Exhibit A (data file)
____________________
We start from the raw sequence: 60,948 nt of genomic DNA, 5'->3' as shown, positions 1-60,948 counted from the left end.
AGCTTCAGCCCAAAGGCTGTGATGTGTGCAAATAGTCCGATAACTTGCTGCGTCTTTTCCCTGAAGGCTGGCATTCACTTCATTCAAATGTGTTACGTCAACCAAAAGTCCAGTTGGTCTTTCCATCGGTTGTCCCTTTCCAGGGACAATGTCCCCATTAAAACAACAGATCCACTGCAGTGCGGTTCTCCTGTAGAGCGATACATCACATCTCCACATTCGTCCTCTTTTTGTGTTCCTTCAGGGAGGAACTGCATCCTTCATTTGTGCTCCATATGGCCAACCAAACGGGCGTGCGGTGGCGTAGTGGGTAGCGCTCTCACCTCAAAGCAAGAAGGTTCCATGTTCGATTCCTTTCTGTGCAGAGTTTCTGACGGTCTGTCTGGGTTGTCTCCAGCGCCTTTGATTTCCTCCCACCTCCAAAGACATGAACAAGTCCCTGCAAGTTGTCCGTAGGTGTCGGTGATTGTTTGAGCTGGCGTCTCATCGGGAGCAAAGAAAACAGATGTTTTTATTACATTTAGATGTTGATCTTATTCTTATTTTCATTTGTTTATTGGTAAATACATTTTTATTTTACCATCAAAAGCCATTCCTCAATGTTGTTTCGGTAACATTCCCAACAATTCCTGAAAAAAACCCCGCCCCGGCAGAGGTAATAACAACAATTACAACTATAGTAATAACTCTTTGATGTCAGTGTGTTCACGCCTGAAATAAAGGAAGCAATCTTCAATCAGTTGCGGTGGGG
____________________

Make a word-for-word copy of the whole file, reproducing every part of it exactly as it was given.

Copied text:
We start from the raw sequence: 60,948 nt of genomic DNA, 5'->3' as shown, positions 1-60,948 counted from the left end.
AGCTTCAGCCCAAAGGCTGTGATGTGTGCAAATAGTCCGATAACTTGCTGCGTCTTTTCCCTGAAGGCTGGCATTCACTTCATTCAAATGTGTTACGTCAACCAAAAGTCCAGTTGGTCTTTCCATCGGTTGTCCCTTTCCAGGGACAATGTCCCCATTAAAACAACAGATCCACTGCAGTGCGGTTCTCCTGTAGAGCGATACATCACATCTCCACATTCGTCCTCTTTTTGTGTTCCTTCAGGGAGGAACTGCATCCTTCATTTGTGCTCCATATGGCCAACCAAACGGGCGTGCGGTGGCGTAGTGGGTAGCGCTCTCACCTCAAAGCAAGAAGGTTCCATGTTCGATTCCTTTCTGTGCAGAGTTTCTGACGGTCTGTCTGGGTTGTCTCCAGCGCCTTTGATTTCCTCCCACCTCCAAAGACATGAACAAGTCCCTGCAAGTTGTCCGTAGGTGTCGGTGATTGTTTGAGCTGGCGTCTCATCGGGAGCAAAGAAAACAGATGTTTTTATTACATTTAGATGTTGATCTTATTCTTATTTTCATTTGTTTATTGGTAAATACATTTTTATTTTACCATCAAAAGCCATTCCTCAATGTTGTTTCGGTAACATTCCCAACAATTCCTGAAAAAAACCCCGCCCCGGCAGAGGTAATAACAACAATTACAACTATAGTAATAACTCTTTGATGTCAGTGTGTTCACGCCTGAAATAAAGGAAGCAATCTTCAATCAGTTGCGGTGGGG